In 2011, the Vitamin D and Calcium Dietary Guidelines Committee of the Institute of Medicine (IOM) of the National Academies published revised guidelines on vitamin D and calcium requirements9. The evidence used in preparing the guidelines was largely from randomized controlled trials (RCT’s) vetted by the Tufts Evidence-based Practice Center2. Observational studies were included only to the extent that they provided evidence of possible increased risk of adverse health outcomes at higher serum 25-hydroxyvitamin D [25(OH)D] concentrations. Benefits were identified only for bones. For people between the ages of 1 and 70 years, oral intakes of 600 IU/d vitamin D and serum 25(OH)D concentrations of 20 ng/ml (50 nmol/l) were recommended.
The Endocrine Society reviewed the data and found reasonable evidence for cancer, cardiovascular disease, and pregnancy, and subsequently recommended the following11:
“We suggest that all adults aged 50–70 and 70_ yr require at least 600 and 800 IU/d, respectively, of vitamin D to maximize bone health and muscle function. Whether 600 and 800 IU/d of vitamin D are enough to provide all of the potential nonskeletal health benefits associated with vitamin D is not known at this time. However, to raise the blood level of 25(OH)D above 30 ng/ml may require at least 1500–2000 IU/d of supplemental vitamin D.”
This month, the IOM committee members responded to the Endocrine Society’s rebuttal. They dug in their heels and did not accept any evidence for non-skeletal benefits8. The Endocrine Society committee responded by providing evidence that even for skeletal effects, the evidence supports values higher than 20 ng/ml and 600 IU/d vitamin D, and also provided more evidence for non-skeletal benefits4.
The position of the IOM committee is very difficult to understand. For one thing, the evidence of non-skeletal benefits has increased since the reviews by Chung et al.2 and Ross et al.9 were published.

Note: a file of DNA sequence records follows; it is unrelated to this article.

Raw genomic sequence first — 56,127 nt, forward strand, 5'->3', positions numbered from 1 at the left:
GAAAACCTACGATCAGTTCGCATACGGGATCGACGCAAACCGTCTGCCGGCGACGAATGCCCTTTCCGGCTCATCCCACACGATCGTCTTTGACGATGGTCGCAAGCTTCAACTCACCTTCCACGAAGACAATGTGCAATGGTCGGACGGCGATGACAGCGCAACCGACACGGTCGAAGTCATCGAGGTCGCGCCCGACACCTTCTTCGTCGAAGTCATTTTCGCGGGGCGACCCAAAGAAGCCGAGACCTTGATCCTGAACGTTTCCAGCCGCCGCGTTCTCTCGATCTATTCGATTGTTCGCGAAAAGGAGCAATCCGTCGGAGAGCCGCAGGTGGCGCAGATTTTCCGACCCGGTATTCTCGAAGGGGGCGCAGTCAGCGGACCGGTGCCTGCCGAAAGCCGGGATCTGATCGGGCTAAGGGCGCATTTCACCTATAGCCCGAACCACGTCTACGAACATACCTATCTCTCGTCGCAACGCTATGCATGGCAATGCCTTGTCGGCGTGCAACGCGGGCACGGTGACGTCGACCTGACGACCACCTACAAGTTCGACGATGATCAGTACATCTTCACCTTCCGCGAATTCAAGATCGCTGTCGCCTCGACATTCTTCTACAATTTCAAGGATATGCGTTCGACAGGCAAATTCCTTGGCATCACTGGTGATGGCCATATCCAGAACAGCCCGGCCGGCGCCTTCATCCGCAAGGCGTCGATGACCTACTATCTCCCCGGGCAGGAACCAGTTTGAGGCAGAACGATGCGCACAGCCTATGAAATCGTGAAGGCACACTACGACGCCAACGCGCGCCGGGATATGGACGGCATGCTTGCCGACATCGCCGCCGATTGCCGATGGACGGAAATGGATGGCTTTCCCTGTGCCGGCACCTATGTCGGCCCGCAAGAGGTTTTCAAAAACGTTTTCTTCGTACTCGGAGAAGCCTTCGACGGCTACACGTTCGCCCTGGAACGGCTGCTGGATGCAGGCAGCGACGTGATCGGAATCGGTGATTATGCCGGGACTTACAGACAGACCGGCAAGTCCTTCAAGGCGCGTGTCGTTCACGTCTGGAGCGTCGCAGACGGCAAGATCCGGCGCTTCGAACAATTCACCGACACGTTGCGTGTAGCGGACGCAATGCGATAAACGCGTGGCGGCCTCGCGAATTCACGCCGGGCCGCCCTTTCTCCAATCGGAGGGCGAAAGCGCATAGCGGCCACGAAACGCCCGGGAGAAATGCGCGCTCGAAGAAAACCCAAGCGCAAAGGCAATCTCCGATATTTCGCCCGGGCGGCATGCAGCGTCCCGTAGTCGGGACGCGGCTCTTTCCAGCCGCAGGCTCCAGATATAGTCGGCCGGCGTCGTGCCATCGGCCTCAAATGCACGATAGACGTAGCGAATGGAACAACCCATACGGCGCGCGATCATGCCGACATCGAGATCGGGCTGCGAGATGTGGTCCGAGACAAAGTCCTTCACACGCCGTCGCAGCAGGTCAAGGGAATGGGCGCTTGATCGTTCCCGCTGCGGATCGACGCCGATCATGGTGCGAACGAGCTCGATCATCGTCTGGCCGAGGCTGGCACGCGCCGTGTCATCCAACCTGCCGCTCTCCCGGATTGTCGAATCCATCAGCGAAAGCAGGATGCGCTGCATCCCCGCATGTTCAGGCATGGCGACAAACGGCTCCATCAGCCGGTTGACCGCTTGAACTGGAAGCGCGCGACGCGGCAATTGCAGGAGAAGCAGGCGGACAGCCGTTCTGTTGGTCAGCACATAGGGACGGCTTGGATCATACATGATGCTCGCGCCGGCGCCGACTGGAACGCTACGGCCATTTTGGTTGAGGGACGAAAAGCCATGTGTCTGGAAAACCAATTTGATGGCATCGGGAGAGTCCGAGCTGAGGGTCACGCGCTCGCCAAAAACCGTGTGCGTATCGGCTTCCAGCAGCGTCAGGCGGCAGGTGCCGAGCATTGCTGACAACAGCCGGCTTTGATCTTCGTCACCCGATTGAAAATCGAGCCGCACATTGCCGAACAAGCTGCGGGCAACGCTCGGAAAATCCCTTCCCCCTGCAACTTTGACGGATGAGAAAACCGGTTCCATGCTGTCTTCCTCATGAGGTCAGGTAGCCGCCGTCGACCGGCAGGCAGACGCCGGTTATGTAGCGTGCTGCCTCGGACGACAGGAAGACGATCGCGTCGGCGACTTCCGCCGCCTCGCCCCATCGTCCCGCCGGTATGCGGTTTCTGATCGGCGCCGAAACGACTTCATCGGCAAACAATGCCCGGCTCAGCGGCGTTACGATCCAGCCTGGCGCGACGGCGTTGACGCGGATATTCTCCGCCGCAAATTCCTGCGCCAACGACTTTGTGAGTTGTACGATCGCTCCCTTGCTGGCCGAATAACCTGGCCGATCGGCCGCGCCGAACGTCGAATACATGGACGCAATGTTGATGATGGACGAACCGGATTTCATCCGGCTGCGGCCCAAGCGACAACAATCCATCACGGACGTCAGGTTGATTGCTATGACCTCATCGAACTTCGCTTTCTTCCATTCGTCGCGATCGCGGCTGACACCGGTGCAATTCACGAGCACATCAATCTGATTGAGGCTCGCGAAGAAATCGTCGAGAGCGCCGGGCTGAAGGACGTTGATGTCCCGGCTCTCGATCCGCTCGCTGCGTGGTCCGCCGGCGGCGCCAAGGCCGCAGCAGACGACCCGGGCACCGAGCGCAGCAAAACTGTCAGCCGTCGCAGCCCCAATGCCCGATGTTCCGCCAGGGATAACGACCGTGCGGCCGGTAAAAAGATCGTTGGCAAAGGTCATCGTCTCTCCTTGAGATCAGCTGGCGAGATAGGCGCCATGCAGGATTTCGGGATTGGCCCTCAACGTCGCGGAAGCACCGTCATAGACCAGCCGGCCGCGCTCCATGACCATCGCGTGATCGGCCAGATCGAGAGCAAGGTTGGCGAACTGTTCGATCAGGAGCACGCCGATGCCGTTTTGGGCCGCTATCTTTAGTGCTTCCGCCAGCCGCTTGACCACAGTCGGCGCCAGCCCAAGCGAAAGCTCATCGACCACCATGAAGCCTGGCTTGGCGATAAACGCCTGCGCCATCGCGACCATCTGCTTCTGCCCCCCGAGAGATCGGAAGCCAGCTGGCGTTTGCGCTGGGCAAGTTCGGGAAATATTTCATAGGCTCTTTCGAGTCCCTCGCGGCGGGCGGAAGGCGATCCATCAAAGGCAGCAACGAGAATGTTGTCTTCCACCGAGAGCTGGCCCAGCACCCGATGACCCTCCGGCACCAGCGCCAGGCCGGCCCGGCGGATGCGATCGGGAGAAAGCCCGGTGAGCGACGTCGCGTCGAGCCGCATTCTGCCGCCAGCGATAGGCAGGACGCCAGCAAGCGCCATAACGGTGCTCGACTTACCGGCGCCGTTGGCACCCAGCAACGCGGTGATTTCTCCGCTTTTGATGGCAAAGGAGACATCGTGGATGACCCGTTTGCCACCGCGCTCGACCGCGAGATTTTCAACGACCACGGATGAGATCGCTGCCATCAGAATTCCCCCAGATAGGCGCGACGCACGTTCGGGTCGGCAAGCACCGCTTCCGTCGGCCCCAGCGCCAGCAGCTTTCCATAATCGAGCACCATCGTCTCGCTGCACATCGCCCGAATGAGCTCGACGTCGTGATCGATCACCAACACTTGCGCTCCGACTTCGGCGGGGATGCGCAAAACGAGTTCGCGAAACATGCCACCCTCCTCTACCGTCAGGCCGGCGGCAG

For another, the concern about adverse effects of higher 25(OH)D concentrations is based solely on prospective observational studies in which a single serum 25(OH)D concentration at time of enrollment is used, with a follow-up period lasting anywhere from three to 28 years. As follow-up time increases, the usefulness of that single value decreases3,10. Case-control studies, in which serum 25(OH)D concentration is measured at the time of diagnosis, do not show any U-shaped response for cancer1.
Based on the rapidly rising journal literature on the benefits of vitamin D and the absence of adverse effects, it appears that the IOM report is best ignored and that those interested in determining optimal serum 25(OH)D concentrations and oral intake amounts consider 40 ng/ml (100 nmol/l) and 1000-5000 IU/d vitamin D3 as the values that correspond more closely with what nature suggests7. However, there is considerable individual variability in serum 25(OH)D concentration vs. oral intake6, so testing of serum 25(OH)D concentration may be advisable.
As for pregnancy and lactation, Bruce Hollis and colleagues showed that it takes about 4000 IU/d vitamin D3 to increase serum 1,25-dihydroxyvitamin D concentrations to optimal concentrations and to provide sufficient native vitamin D (cholecalciferol) in breast milk for the nursing infant5.
For those wishing more information on the health benefits of vitamin D, there are a number of documents at https://www.vitamindcouncil.org/health-conditions/, and those wishing to see the original journal articles may find links to them at www.pubmed.gov.